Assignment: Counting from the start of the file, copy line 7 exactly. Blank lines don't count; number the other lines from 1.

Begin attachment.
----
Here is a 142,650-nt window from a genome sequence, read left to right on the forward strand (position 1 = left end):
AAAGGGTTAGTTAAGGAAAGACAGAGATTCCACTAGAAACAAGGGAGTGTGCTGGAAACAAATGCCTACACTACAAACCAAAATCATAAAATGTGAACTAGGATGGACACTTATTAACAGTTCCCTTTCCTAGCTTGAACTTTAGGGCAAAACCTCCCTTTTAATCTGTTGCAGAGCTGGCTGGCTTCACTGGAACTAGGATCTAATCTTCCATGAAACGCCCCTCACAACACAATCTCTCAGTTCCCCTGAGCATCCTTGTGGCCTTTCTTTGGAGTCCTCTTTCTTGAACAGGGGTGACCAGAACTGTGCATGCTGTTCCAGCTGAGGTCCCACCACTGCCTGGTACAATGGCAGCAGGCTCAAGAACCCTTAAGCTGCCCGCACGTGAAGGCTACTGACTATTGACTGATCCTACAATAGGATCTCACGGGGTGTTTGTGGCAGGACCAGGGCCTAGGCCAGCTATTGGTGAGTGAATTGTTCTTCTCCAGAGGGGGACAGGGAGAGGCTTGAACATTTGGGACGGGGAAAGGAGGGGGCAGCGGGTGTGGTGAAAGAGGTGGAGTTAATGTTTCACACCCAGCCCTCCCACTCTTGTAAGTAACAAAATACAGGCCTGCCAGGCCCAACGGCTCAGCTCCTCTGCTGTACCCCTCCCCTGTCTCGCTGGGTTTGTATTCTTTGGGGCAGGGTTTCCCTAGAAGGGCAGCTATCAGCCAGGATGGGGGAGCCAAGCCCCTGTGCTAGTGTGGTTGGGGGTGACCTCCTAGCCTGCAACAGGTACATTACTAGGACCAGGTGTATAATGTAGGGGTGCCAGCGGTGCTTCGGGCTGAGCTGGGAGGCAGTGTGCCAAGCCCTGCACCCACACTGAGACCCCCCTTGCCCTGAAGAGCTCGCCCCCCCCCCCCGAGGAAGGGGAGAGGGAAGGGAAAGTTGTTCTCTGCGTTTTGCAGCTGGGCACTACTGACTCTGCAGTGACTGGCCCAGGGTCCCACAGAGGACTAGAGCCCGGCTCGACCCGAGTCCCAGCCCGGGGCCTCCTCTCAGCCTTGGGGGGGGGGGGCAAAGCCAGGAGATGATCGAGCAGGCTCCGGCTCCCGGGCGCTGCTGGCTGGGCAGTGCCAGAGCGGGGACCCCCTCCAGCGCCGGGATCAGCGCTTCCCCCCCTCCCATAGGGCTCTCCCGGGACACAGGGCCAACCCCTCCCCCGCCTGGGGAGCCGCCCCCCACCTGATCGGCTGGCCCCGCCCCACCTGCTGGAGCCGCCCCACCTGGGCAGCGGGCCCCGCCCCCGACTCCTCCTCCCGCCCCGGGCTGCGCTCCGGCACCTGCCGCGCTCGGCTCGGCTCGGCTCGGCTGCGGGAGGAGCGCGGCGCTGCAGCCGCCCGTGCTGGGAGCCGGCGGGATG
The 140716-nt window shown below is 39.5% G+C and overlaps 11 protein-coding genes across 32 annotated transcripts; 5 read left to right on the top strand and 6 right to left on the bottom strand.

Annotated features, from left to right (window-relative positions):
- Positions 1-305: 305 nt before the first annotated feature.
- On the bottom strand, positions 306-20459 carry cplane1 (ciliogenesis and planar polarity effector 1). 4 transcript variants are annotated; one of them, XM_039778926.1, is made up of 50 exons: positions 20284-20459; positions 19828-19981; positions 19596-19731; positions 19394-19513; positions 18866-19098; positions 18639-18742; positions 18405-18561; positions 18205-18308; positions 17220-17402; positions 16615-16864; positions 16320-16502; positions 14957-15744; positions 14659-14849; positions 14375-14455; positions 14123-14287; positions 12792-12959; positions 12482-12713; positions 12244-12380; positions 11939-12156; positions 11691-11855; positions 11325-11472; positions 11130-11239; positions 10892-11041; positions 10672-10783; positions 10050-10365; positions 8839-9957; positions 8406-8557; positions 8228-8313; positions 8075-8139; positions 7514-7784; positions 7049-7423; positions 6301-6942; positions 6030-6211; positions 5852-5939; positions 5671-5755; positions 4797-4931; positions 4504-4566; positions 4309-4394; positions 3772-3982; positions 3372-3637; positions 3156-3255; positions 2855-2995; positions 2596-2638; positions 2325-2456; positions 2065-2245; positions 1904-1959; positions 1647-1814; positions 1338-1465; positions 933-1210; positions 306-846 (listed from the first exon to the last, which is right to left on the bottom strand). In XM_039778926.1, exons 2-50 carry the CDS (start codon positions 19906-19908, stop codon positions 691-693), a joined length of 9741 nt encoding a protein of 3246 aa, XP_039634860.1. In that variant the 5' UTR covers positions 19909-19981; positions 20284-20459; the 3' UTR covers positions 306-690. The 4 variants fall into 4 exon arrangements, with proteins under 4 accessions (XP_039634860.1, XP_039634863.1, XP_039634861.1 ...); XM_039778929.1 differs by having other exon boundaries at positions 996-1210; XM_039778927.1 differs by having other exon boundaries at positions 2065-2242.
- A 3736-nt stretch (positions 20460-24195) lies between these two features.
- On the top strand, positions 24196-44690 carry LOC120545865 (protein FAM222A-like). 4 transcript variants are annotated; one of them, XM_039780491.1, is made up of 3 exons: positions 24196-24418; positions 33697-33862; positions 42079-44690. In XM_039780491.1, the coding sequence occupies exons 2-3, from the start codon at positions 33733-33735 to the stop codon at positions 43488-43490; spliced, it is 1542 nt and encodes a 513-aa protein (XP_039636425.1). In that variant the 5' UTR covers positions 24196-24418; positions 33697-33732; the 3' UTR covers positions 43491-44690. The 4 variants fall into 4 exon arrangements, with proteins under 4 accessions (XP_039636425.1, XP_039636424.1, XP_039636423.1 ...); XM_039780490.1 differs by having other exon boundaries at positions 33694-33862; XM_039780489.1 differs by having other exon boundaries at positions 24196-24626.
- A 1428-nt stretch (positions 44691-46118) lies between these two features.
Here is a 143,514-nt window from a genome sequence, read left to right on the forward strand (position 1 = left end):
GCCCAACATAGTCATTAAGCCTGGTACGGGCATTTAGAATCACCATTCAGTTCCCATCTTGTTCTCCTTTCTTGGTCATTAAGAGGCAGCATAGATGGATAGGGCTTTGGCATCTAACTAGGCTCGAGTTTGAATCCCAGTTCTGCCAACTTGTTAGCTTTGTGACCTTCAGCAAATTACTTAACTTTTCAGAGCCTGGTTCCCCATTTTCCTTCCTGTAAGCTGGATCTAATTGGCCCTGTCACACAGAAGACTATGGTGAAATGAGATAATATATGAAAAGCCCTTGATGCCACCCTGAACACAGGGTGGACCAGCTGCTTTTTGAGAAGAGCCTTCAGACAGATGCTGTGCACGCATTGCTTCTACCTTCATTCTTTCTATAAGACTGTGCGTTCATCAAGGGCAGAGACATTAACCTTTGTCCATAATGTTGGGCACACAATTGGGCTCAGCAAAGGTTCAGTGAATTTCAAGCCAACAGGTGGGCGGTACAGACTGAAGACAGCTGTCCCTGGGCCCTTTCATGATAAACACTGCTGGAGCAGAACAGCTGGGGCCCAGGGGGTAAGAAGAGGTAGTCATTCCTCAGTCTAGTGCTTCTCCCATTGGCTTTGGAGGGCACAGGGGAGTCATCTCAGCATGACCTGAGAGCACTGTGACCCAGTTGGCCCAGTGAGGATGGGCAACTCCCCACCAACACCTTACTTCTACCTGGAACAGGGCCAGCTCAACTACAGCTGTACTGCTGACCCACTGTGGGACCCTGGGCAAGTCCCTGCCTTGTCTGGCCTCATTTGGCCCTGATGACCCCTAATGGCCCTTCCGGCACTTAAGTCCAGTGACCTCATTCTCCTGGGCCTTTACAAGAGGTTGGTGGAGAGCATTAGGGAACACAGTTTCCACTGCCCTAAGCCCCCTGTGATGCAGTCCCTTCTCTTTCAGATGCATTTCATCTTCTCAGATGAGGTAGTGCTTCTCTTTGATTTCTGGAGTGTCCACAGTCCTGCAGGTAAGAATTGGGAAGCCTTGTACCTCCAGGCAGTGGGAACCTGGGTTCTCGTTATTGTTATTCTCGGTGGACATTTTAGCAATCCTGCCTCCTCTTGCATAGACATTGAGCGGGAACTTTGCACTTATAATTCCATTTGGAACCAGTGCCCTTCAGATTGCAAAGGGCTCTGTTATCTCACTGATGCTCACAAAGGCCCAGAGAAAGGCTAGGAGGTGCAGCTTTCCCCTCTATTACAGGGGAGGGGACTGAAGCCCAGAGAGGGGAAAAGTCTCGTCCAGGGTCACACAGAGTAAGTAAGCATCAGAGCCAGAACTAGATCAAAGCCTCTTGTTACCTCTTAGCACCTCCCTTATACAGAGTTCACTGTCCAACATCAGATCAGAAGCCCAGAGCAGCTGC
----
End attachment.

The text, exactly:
- A 3736-nt stretch (positions 20460-24195) lies between these two features.